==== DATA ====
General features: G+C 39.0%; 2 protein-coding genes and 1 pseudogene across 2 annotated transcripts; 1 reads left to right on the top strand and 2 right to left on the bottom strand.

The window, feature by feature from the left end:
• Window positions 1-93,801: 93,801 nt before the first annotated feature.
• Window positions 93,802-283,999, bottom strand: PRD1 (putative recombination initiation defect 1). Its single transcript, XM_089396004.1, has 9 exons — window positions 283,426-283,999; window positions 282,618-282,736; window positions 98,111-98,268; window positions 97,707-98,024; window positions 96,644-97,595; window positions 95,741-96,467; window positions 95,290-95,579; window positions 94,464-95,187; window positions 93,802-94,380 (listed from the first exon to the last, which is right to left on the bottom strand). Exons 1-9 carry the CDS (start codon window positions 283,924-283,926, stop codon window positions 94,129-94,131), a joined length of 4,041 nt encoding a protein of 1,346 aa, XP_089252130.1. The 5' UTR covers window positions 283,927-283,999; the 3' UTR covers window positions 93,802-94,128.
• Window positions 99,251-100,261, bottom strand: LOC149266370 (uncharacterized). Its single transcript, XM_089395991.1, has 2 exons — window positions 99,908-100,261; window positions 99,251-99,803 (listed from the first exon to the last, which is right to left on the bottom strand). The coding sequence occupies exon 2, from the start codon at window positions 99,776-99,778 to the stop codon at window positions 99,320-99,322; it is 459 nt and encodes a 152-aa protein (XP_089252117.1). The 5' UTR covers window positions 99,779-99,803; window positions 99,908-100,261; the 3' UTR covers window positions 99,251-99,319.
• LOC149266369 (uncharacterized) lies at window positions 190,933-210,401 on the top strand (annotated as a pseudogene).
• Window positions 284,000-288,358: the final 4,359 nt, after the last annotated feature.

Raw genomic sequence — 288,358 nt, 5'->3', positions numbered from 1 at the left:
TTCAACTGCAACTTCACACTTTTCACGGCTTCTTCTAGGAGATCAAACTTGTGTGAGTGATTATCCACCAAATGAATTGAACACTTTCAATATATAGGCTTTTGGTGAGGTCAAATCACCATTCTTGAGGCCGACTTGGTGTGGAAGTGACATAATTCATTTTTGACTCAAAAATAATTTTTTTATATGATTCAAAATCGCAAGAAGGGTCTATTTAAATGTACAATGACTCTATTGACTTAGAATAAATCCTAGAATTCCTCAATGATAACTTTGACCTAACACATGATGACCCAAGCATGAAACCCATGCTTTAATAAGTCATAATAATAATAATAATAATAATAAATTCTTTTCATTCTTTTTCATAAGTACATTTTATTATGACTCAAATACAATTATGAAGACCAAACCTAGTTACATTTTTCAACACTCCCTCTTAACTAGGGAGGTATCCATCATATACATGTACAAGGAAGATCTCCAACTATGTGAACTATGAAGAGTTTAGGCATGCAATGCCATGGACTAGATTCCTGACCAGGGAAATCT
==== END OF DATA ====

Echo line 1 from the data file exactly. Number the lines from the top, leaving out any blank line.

General features: G+C 39.0%; 2 protein-coding genes and 1 pseudogene across 2 annotated transcripts; 1 reads left to right on the top strand and 2 right to left on the bottom strand.